In this study we found no evidence for the presence of paramyxovirus in 53 patients with Paget's disease using RT-PCR, including nested RT-PCR on either bone biopsy specimens, bone marrow aspirates, or peripheral blood mononuclear cells. Our current results confirm earlier observations by Ralston et al.,(18) Birch et al.,(17) and Ooi et al.(21) using a less sensitive non-nested PCR technique. Our study was designed to address most of the criticisms raised against these earlier studies. First, to overcome the potential problem of failure to detect very low copy numbers of a target sequence, we used nested RT-PCR, which showed an increased sensitivity over PCR with non-nested primers of 10- to 100-fold. Second, because it has been suggested that viral RNA may be more difficult to extract and amplify from bone tissue than from bone marrow or peripheral blood mononuclear cells, all types of samples were included. We did not find evidence for presence of specific inhibitors of RT-PCR in bone, because in control reactions several target sequences from bone-derived RNA, including less abundant, osteoclast-derived sequences such as CTR, were amplified consistently. Also, in previous studies from our group we have not encountered specific difficulties in detecting a variety of mRNA species from bone.(34) Difficulties in amplification of viral sequences caused by excessive secondary structure of transcripts and inefficient isolation of genomic sequences also have been suggested as a possible reason for negative findings in studies using RT-PCR.(12) However, our control reactions with virus-infected cells showed easy amplification of viral sequences (presumably from transcripts and genomic sequences). We did not expect to find paramyxovirus nucleic acid sequences in the nucleus, because amplification and replication of these viruses are known to occur exclusively in the cytoplasm. However, amplification and detection of unspliced RNA from the samples showed that nucleus-derived sequences, if present, would have been detectable in half of the cases. Therefore, we are satisfied that the techniques for RNA extraction and cDNA amplification used in this study were working adequately. Third, because mutations in the regions chosen for amplification of the various paramyxovirus family members could preclude successful amplification by RT-PCR, we used a much larger number of primers than in any study previously reported, including degenerate primers to conserved sequences between various paramyxovirus family members and covering two viral genes, the nucleocapsid gene and the fusion protein gene. We also included primers used previously by Gordon et al.(12) for detection of CDV and the primers used by Reddy et al.(14) for detection of MV. In addition, the nested primer sets were designed to amplify a region of the viral genome close to the sequences previously found in Paget's disease. Fourth, because it might be argued that because of sampling of only a small biopsy specimen, virus was absent in the material tested, despite being present in the affected lesions, we included a large number of patients (n = 53). In previous positive studies, using ISH, ICC, RT-PCR, and in situ RT-PCR, a high (70-100%) incidence of viral presence has been detected,(13, 14, 16, 36) which makes it unlikely that sampling bias could have caused our negative results. This also is unlikely because where biopsy material was examined by histology or transmission electron microscopy (TEM), clear evidence of active Paget's disease was seen in 15 cases, and in 4 patients, osteoclasts with nuclear inclusion bodies were detected. Regional variation in viral involvement could be an important factor; therefore, bone biopsy specimens were obtained from seven centers in the United Kingdom, and blood and bone marrow samples were obtained from two centers. It might be argued that approximately half of the patients examined in this study had at some point before obtaining bone, blood, or marrow samples been treated with bisphosphonates and that this might have affected the numbers of virally infected osteoclasts or osteoclast precursors. However, even if we eliminated all treated patients, we still had a large group of untreated patients that tested negative for virus by a variety of techniques. Also, in most treated patients there still was clear evidence of active disease on histological examination (with large numbers of osteoclasts) by bone scan or by clinical assessment. It is well established that bisphosphonate therapy does not provide a cure for Paget's disease with most patients experiencing relapse 18-24 months after treatment. This suggests that the causative agent must persist, even in treated patients, and should have been detectable in several of these. Finally, although in our study all material for TEM was obtained from untreated patients and therefore no conclusions could be drawn on persistence of nuclear inclusions (the putative viral nucleocapsids), several other studies have reported that nuclear inclusions are present in all patients, regardless of previous treatment with bisphosphonates.(10, 37, 38)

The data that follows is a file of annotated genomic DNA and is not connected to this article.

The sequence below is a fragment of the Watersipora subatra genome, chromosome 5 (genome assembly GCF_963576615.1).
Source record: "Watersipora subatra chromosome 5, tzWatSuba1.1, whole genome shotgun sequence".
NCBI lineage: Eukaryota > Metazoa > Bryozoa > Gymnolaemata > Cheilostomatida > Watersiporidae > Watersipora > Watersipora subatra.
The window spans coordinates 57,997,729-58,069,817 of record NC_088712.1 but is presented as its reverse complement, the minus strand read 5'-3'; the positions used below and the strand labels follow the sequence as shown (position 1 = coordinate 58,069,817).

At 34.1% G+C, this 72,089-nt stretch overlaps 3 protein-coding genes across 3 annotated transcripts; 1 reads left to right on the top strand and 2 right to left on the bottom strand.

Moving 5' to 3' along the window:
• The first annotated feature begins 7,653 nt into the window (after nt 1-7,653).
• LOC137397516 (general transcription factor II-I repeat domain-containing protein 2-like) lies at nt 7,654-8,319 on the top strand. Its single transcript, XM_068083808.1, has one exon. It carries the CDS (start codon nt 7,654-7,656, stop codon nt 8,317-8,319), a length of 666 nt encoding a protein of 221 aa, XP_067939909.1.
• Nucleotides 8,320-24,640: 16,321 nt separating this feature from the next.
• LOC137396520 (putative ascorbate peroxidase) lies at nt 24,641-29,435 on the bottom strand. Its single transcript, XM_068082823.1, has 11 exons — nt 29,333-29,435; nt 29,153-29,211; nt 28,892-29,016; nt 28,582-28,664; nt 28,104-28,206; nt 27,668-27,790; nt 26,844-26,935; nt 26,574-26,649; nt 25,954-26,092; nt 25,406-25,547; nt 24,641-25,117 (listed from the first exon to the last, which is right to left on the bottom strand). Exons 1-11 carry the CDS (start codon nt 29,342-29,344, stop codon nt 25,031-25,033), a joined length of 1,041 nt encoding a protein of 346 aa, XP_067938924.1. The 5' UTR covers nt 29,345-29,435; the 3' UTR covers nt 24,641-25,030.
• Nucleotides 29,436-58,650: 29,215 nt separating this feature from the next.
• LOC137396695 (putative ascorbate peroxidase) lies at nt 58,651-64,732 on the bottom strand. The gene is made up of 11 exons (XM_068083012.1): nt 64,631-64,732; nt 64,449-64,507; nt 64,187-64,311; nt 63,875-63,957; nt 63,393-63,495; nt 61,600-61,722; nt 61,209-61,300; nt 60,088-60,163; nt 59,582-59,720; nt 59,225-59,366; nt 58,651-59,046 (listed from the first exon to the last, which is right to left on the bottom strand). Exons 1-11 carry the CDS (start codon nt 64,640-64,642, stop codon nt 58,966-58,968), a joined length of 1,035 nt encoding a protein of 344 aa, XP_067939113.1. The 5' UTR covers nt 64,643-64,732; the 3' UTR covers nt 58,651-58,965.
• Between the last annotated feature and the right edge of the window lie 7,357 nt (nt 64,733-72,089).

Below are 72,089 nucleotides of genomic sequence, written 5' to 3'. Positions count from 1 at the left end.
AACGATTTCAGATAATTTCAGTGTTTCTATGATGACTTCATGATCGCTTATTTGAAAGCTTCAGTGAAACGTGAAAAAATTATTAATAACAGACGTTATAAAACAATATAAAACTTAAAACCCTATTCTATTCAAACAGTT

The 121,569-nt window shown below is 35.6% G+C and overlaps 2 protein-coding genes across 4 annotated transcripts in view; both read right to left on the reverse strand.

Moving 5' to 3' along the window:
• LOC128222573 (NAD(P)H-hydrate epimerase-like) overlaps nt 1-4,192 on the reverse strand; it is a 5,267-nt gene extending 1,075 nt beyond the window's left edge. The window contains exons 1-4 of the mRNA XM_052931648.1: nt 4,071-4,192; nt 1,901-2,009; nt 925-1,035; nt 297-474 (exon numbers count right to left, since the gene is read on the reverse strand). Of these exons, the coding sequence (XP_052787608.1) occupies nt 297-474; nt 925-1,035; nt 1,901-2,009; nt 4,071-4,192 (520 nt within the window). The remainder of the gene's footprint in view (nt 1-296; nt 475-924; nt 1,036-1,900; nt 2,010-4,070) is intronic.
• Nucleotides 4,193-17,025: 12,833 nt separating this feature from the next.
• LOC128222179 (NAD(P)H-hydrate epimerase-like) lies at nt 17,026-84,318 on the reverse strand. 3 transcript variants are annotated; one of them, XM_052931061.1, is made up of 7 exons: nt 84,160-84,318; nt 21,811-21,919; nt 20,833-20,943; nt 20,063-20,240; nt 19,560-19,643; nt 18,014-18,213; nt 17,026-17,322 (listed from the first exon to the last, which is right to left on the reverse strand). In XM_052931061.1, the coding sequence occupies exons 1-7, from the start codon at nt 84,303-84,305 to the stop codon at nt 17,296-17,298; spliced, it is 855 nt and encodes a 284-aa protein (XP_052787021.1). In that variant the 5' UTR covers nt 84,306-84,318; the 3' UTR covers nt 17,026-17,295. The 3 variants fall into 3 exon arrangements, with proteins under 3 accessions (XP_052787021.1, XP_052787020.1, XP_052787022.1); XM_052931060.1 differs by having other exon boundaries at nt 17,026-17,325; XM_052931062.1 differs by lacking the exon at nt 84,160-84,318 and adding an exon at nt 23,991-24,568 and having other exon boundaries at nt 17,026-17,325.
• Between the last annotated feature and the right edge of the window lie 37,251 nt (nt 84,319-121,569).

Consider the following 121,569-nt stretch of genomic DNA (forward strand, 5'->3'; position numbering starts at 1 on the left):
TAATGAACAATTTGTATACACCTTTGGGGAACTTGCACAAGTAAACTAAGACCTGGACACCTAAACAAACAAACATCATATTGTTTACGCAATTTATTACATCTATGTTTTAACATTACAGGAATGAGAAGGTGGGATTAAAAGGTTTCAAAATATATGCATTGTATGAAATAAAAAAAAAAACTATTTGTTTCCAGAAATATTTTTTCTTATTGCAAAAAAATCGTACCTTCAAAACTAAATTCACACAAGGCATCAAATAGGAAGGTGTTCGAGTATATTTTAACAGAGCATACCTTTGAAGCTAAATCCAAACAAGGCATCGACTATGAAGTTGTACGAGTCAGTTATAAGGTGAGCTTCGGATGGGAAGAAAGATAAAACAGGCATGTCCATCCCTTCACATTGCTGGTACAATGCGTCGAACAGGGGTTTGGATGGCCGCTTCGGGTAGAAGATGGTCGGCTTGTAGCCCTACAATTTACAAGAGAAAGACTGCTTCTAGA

The initial interest in a viral etiology for Paget's disease started when Rebel and coworkers(39) and Mills and Singer(37) described the presence and ultrastructure of inclusion bodies in osteoclast nuclei. Nuclear inclusions have been found consistently in all patients with Paget's disease and their occurrence seems confined to osteoclasts. The ultrastructural features of the inclusions have been described to be less undulating and “stiffer” than those seen in SSPE,(37) and, on the basis of their dimensions, to bear more resemblance to pneumovirus (RSV) than to morbillivirus (MV).(40) Here, we also found that the organization of the pagetic inclusions in parallel arrays was markedly different from the more random way in which MV nucleocapsids are organized in SSPE, a disease proven to be caused by a persistent infection with MV.(41) Inclusions, highly similar to those seen in Paget's disease, have been described in osteoclast nuclei in a number of other bone diseases associated with osteoclast malfunction, such as osteopetrosis,(42,43) pycnodysostosis,(44) and osteoclastoma,(45) the first two of which have established genetic rather than environmental origins.(46,47) Although a viral infection could be a secondary phenomenon rather than the primary cause of the diseases described previously, the evidence for a true viral nature of the nuclear inclusion is unconvincing so far. Although in some cases there is correlation of presence of inclusions and immunocytochemical detection of virus, some patients show viral antigens but no inclusions.(42) A persistent infection with paramyxovirus requires viral transcription and replication; however, the inclusions have been observed most frequently in the nucleus, rather than in the cytoplasm where all these events take place. In SSPE, the occurrence of nuclear MV nucleocapsids has been suggested to occur only because of defective nucleocapsid genes, which lead to accumulation of “empty” nucleocapsids in a site not normally occupied by virus.(41) Also, despite the frequent occurrence of inclusions in pagetic osteoclasts, viral budding has been suggested only in one unconfirmed report.(48) In the absence of definitive proof that inclusion bodies in Paget's disease indeed represent viral nucleocapsids and because ultrastructurally identical inclusions have been observed in osteoclasts in bone diseases known to have a genetic origin, it seems more likely that they represent some other feature of abnormal osteoclasts. The common feature between all disorders mentioned earlier is that the osteoclasts have increased numbers of nuclei, suggesting increased or continuing fusion of osteoclast precursors and/or reduced osteoclast death. Rather than representing a foreign body, the nuclear inclusions might equally be considered to represent ultrastructural features of nuclear matrix reorganization associated with such cellular events in multinucleated cells. Interestingly, the inclusions described in Paget's disease also bear resemblance to those seen in inclusion body myositis (IBM), a disease with an as yet unknown etiology. In IBM, the inclusions are present in multinuclear cells (the skeletal muscle cell), although their occurrence is predominantly cytoplasmic.(49) As in Paget's disease, the finding of the inclusions prompted a search for paramyxovirus. Initially, MPS virus was implicated based on ICC and ISH results; however, subsequent studies failed to confirm a causative role for MPS(50,51) and no virus has been isolated to date.(52)